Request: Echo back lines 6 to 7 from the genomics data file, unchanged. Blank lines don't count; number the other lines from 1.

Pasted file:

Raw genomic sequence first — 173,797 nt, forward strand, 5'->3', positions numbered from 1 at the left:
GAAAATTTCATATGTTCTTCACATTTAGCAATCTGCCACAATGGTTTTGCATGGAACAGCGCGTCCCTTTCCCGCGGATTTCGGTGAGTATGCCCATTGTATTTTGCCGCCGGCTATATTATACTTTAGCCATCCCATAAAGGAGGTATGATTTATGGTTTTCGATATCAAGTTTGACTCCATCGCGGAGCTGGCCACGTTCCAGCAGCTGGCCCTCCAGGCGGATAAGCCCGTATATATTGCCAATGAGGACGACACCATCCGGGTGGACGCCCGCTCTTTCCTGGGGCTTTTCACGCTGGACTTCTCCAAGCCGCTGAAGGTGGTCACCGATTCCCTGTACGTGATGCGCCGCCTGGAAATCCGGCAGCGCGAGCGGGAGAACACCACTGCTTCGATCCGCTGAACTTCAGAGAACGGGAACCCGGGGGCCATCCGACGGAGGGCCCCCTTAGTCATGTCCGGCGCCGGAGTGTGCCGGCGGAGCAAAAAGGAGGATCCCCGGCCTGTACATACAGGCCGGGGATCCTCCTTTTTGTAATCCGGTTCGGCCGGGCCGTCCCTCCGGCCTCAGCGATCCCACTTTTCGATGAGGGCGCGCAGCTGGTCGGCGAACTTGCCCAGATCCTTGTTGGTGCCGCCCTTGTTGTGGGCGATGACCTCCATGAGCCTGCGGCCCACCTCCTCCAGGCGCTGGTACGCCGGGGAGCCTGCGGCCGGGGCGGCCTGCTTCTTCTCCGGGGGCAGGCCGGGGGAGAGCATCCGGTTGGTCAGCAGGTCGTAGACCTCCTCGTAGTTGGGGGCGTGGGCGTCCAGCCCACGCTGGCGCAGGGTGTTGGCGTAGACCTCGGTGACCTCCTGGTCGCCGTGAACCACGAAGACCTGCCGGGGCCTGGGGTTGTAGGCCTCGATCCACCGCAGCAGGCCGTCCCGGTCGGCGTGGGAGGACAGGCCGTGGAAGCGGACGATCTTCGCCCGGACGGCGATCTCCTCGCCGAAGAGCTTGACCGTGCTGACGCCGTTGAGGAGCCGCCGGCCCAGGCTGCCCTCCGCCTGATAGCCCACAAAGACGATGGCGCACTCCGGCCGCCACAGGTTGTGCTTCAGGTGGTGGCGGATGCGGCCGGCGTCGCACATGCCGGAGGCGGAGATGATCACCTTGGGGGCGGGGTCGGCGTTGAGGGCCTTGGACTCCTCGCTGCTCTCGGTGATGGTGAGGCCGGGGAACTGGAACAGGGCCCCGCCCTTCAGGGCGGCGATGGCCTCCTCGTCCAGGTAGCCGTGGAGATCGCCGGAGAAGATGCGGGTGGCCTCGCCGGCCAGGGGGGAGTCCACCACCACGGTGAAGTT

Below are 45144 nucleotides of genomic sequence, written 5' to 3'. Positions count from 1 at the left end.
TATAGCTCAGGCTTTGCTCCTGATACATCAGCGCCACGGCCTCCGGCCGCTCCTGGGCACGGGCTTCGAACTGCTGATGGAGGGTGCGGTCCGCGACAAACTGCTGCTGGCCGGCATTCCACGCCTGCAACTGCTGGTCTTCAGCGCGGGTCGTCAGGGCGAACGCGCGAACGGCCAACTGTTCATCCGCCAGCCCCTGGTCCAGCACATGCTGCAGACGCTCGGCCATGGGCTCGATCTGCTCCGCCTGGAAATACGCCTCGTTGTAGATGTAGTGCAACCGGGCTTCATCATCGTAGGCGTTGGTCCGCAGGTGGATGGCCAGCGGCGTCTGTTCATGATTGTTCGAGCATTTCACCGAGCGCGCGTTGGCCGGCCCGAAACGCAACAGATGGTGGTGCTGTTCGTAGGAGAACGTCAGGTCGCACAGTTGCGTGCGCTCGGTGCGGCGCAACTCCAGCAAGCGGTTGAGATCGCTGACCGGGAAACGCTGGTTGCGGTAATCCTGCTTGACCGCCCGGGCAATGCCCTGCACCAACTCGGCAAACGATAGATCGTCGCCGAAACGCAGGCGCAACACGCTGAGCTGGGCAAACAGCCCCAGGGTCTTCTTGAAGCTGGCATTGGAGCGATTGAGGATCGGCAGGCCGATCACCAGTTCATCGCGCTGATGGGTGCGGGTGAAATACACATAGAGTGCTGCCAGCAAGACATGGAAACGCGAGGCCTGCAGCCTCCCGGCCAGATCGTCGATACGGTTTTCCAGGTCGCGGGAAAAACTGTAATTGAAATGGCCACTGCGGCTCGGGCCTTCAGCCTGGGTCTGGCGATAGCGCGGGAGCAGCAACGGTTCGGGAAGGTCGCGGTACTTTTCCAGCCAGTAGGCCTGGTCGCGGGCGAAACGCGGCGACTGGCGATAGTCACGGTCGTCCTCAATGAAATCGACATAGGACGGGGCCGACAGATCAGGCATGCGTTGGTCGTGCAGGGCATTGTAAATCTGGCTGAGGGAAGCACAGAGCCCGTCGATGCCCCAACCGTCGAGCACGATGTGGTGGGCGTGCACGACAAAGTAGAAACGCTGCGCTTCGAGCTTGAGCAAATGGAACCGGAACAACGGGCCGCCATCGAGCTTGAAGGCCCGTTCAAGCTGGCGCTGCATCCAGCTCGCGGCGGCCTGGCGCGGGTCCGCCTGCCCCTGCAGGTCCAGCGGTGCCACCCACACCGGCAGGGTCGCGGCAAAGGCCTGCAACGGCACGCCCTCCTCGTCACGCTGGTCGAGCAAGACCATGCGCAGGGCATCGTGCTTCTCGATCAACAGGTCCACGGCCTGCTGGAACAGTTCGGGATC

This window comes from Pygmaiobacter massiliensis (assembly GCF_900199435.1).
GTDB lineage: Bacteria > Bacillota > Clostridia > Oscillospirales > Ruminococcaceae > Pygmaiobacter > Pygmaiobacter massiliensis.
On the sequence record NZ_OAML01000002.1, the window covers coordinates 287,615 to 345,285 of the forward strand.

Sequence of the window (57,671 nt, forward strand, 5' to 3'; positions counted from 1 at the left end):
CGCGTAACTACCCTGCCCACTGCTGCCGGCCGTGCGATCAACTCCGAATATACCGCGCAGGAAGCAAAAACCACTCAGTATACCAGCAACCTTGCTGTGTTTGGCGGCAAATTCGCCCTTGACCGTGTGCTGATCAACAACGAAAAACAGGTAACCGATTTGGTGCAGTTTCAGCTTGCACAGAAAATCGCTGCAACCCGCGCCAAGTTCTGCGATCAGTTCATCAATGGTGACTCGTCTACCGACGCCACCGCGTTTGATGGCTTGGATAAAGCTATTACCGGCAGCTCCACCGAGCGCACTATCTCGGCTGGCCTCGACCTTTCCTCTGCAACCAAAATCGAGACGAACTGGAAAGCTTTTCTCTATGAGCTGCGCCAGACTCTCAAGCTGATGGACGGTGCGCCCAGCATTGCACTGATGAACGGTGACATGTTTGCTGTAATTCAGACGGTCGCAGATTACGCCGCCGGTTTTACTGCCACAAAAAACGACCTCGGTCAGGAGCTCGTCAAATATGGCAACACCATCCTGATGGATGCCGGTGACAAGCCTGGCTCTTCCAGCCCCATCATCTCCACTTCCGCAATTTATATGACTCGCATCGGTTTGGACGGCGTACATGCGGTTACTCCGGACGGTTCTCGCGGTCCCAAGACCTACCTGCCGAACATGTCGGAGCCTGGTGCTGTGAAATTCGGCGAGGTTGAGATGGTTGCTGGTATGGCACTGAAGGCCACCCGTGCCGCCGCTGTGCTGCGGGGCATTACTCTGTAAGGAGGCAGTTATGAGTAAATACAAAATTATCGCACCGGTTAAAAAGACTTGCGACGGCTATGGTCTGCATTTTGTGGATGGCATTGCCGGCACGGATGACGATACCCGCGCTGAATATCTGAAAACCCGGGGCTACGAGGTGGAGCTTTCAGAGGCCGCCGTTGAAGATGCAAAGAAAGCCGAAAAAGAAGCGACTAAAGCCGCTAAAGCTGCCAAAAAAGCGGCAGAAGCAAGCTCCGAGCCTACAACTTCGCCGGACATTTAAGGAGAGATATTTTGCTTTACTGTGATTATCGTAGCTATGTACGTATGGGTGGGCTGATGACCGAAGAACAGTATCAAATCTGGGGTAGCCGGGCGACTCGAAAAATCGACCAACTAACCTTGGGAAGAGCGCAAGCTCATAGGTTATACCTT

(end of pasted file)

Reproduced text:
GTDB lineage: Bacteria > Bacillota > Clostridia > Oscillospirales > Ruminococcaceae > Pygmaiobacter > Pygmaiobacter massiliensis.
On the sequence record NZ_OAML01000002.1, the window covers coordinates 287,615 to 345,285 of the forward strand.